Rule of Law Protector Should Not Be Left Unprotected

Statement

20 September 1999


This statement is issued in response to a series of denials of entry into Mainland China by the Chinese authorities of pro-democracy Hong Kong politicians and activists, the most recent of whom was Ms. Margaret Ng, a member of the Hong Kong legislature who has been defending vigorously the rule of law in Hong Kong.

The Hong Kong Human Rights Monitor condemns the Hong Kong Special Administrative Region Government (HKSAR Government) for failing to defend Hong Kong people's interests against abuses the Chinese central authorities. In view of the HKSAR Government's abject failure to carry out its responsibilities it leaves the British Government to seek a full explanation from the Central People's Government for the withdrawal of a visa from Margaret Ng, who is a British subject.

Margaret Ng was refused entry when she was at the Dragonair's counter at the airport to check in her flight to Mainland China to attend a seminar on Chinese law in Beijing with other legal professionals. Dragonair has disclosed later in a letter to her that the Chinese authorities had informed it and two other airlines two days before her intended departure that her visa to visit China had been withdrawn.

Margaret Ng is a strict independent with a strong commitment to protect Hong Kong's rule of law. She moved a motion of no confidence on Ms. Elsie Leung, Secretary for Justice of the HKSAR Government in March this year. In spite of strong support of the motion in the Hong Kong community, it was narrowly defeated in the Hong Kong Legislature Council which had not been returned by universal and equal suffrage and was dominated by pro-Beijing forces. Margaret Ng has also played a leading role in opposing the re-interpretation of the Basic Law by the Standing Committee of the National People's Congress requested by the HKSAR Government to reverse the judgment of the Hong Kong's Court of Final Appeal in the right of abode cases. Human Rights Monitor believes that she was "punished" for defending Hong Kong's rule of law against both the Chinese and Hong Kong authorities' intrusion.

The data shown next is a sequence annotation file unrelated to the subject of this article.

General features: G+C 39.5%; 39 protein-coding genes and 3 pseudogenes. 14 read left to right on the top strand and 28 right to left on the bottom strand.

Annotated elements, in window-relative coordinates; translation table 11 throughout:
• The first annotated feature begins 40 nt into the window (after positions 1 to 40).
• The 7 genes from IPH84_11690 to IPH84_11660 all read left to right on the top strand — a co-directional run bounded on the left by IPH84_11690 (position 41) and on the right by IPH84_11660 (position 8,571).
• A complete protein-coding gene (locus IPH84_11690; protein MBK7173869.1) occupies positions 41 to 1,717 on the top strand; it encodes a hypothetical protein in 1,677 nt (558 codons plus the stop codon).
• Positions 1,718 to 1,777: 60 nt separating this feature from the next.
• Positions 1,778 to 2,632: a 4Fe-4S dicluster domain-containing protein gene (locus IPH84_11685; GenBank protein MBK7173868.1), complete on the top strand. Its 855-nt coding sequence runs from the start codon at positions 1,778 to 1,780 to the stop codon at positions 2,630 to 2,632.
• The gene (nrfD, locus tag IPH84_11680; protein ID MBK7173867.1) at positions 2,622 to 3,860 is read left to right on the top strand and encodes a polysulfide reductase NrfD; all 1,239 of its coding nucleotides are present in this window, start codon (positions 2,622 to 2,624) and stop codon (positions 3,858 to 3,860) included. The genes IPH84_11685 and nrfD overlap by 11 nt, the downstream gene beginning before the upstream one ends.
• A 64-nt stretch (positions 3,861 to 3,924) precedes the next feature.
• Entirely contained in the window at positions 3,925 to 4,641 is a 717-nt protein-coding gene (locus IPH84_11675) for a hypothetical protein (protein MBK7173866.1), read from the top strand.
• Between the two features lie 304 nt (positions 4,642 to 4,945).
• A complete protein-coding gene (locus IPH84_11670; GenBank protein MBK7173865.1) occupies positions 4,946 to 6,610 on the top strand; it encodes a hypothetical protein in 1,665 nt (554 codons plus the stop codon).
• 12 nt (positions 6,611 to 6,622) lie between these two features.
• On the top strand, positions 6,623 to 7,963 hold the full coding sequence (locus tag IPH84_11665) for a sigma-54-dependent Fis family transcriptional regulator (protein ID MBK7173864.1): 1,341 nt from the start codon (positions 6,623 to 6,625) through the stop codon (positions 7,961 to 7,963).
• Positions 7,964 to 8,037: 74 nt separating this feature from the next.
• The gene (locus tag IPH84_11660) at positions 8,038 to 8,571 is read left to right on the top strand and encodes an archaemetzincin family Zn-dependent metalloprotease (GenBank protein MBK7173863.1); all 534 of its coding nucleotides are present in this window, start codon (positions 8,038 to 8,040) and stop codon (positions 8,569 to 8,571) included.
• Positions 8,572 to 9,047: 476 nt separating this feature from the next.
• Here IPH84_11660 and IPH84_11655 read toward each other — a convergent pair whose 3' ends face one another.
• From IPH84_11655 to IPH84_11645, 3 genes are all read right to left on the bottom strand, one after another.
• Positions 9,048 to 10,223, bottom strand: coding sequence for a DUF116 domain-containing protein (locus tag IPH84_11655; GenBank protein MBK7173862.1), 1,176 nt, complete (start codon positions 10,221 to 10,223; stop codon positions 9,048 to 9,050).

Chief Executive Tung Chee-hwa has failed to assist Margaret Ng. Having initially agreed to enquire into the incident, he then merely informed her that the refusal was made in accordance with the Mainland laws. He has failed to tell her the reason for the refusal, or to protest against it. Worst of all, the Chief Executive said that he thought "we have to respect them when they have to make these decisions because it is within their power to do so" and he would not assist her under the One Country Two Systems principle. This is fundamentally wrong for three reasons.

Firstly, one country two systems does not preclude the Hong Kong Government from using common standards, especially those to which the Chinese authorities have voluntarily subscribed, to defend the interests of Hong Kong people. Such universal common standards include those set out in the two international human rights covenants signed by China, including freedom of movement, freedom of opinion, the freedom to seek information regardless of borders and prohibition of discriminatory measures based on political opinion.

Secondly, Margaret Ng is a Hong Kong Permanent Resident. The Government has a duty to protect her interest against oppressive denial or withdrawal of visa by another jurisdiction, be it the American or the Chinese central authorities.

Thirdly, Margaret Ng was "punished" for defending Hong Kong's rule of law in discharging her duty and exercising her power as a Legislative Councillor of Hong Kong. Her efforts to defend the One Country Two Systems against the Hong Kong and Chinese authorities has led to her punishment. It is imperative that the HKSAR Government should stop the Chinese authorities from punishing Hong Kong people and politicians for defending One Country Two Systems.

An active involvement by the HKSAR Government is the only way to bridge the vast gap between the Mainland and Hong Kong which this petty and vindictive harassment of Margaret Ng illustrates so clearly.

1999 (c) Hong Kong Human Rights Monitor


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